Chameleons are truly one of the finer examples of the wonder of nature. All chameleons belong within the lineage of the family Chamaeleonidae, and they come in a variety of shapes, sizes and colours.
Within this family there is one subfamily Brookesiinae and between them both there are around 12 different genera. The taxonomy of these genera has been the subject of debate, but as of 2015 it has been steadily defined that there are two genera within the subfamily, and 10 within the main Chamaeleonidae family itself.
Within these genera, there are around 200 known species of Chameleon, all originating from around the African continent, Some from southern Europe around the Mediterranean, the Arabian Peninsula and South-East Asia. They have also more recently been introduced as a non-native species to some warm, sub-tropical areas of the USA.
With their unique abilities and features, they stand out in the animal kingdom. Each with its own set of characteristics and charm. They are masters of adaption and have developed skills and behaviours to deter or avoid predators, particularly around crypsis and the ability to change colour.
Appearance & Characteristics of the Chameleon
Chameleons are renowned for their color-changing abilities, but there really is more to them than that. Their long, sticky tongues can shoot out in a flash to catch prey, and with some they can reach out as much as twice the length of their bodeis!
Their eyes, which can move independently, give them a wide field of vision, allowing them to look in two directions at once! The eyes sit on either side of their head and each has near 180 degree range. With this adaption, they can see any threat coming from all angles.
Size-wise, chameleons can vary a lot. Some are tiny, fitting comfortably on a human finger, while others can grow to be over a foot long. Their feet are specially designed for gripping onto branches, with toes grouped together to form a pincer-like grip.
Some species have prehensile tails, meaning they can wrap around branches, aiding in balancing and climbing. These tails can also be used for grasping items. Species with these tails can even use them to communicate their emotions.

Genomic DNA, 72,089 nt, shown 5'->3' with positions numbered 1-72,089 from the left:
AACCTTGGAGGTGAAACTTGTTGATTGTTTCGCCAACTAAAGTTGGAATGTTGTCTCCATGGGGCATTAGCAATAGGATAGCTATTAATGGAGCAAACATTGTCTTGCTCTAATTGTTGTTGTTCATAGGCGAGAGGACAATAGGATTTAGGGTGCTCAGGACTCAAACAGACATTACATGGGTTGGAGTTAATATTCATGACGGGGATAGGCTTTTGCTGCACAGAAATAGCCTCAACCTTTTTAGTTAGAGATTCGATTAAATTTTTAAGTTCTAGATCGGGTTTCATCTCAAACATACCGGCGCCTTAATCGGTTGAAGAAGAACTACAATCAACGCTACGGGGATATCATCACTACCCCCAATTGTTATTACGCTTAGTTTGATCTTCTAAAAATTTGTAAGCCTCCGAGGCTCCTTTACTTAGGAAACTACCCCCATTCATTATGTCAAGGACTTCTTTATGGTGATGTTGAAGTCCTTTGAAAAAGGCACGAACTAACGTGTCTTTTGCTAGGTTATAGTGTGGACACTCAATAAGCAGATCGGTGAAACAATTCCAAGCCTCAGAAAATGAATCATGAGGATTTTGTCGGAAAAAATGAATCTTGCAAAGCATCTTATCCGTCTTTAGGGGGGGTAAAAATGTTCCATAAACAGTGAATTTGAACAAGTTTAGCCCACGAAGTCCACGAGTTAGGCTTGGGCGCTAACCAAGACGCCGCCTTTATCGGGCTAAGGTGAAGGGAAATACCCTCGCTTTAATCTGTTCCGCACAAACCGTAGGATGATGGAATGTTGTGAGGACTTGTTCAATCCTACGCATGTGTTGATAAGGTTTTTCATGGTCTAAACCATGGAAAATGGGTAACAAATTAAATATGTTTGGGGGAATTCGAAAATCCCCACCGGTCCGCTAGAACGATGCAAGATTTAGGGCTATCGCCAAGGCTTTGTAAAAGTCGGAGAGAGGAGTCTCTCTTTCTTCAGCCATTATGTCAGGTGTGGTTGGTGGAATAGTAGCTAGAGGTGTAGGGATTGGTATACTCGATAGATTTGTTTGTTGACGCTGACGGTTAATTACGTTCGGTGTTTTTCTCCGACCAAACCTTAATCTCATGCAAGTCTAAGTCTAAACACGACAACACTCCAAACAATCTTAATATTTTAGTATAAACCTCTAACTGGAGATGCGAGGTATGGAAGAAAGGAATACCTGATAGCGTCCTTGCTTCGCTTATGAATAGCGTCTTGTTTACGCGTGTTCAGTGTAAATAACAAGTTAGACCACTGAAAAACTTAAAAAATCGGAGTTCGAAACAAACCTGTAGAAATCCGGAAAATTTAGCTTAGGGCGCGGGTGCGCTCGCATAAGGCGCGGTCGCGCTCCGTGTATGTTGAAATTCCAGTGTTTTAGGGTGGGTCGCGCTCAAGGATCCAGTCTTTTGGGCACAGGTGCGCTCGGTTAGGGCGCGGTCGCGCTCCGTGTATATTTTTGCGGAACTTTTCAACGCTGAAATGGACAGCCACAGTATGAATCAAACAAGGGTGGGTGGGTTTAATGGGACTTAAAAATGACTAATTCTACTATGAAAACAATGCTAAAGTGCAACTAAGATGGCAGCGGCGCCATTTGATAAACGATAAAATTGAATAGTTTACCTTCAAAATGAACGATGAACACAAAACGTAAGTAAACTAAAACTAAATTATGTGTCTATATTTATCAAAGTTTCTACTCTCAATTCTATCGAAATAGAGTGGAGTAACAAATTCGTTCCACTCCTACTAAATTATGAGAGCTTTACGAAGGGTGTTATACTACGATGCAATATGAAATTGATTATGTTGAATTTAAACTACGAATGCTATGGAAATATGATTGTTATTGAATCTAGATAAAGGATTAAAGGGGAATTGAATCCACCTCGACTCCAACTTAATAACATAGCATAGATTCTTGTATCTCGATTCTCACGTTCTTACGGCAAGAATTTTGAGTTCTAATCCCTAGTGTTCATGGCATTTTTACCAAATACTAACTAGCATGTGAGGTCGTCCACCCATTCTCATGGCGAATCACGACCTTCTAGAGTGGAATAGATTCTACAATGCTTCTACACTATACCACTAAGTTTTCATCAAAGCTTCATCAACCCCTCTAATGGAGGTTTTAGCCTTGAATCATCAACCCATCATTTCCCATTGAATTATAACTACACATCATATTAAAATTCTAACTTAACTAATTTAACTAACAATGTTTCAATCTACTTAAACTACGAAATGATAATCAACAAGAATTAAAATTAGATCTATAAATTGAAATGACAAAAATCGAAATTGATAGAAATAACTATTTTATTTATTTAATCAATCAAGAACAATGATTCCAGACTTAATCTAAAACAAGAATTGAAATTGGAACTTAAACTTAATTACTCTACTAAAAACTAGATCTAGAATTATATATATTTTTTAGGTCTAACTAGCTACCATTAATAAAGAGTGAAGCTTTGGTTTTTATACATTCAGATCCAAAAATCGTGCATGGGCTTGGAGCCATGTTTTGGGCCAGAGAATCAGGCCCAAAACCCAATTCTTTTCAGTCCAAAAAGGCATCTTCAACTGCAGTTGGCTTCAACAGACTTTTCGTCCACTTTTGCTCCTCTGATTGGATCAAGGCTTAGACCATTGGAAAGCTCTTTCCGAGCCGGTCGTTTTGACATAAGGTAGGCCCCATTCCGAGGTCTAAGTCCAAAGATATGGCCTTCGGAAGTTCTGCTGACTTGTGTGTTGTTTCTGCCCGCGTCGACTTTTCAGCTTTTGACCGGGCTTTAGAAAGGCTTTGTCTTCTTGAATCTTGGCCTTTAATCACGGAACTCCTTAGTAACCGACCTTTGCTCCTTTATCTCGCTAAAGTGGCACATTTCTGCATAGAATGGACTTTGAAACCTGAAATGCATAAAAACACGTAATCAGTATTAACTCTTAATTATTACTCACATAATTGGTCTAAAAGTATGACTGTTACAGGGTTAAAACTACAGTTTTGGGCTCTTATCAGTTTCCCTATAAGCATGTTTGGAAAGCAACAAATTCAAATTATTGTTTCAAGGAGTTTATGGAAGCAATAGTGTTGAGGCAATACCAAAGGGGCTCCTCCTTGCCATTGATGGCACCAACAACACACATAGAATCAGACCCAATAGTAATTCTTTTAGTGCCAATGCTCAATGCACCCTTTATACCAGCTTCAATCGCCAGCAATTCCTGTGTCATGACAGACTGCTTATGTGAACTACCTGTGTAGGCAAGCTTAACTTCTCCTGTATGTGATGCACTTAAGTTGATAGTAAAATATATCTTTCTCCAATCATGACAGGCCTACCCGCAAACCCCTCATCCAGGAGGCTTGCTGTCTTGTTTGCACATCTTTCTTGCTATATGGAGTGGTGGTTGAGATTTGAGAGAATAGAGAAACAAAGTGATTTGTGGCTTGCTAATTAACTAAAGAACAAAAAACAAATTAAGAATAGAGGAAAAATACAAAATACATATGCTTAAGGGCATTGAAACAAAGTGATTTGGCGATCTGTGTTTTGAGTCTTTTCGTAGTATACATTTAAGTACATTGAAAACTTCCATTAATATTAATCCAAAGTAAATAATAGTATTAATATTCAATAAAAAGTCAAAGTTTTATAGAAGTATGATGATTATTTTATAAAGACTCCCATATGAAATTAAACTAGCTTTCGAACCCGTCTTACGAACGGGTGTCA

Can All Chameleons Change Colour?
The big question though, is do all chameleons change colour? The answer is more complex than a simple yes or no. While they can change colour, it’s not always to blend in, and it’s not always as dramatic as their legend would suggest. Each chameleon species has its own range of colours and patterns it can display, often influenced by its mood, temperature, and other factors.
The reason they can change colour, is due to a specific adaption that gives them special skin cells called chromatophores. These can come in various types, which all provide different pigmentation colour and vibrancy. Some are vivid, and some quite subtle.
Distribution – Location and Habitat
Chameleons are primarily found in warm habitats. From the rainforests of Madagascar to the deserts of Africa, temperate southern Europe, and the mountainous regions of Yemen and Saudi Arabia, they’ve adapted to a variety of environments. They can even be found as far east as Sri Lanka and Southern India. The vast majority however, reside either on Madagascar or African soil.
In recent years they have been introduced to some areas in the USA with a suitable climate, notably Hawaii, Florida and Southern California.
They are arboreal, meaning they spend most of their lives in trees and bushes, making the canopy their home. They don’t start off life in the trees though. Most are born in nests buried into the ground that are then abandoned by the mother. Once they hatch, they dig themselves out to the surface and scurry into the canopy.
Depending on where they live, they can adapt to, and prefer a variety of different habitats. Some prefer humid, shady areas such as jungles or forests; while others may opt for dry and hot plains or deserts.
The Lifestyle & Behaviour of the Chameleon
Life for a chameleon is all about adaptation. Their unique feet allow them to grip branches securely, and their swiveling eyes give them an almost 360-degree view of their surroundings. This is especially useful for spotting predators and prey.
Their color-changing ability isn’t just for show. It’s a complex process involving multiple layers of skin, each with its own role in the color change. From displaying their emotions to reacting to temperature changes, their skin is a window into their well-being.
Diet & Nutrition of the Chameleon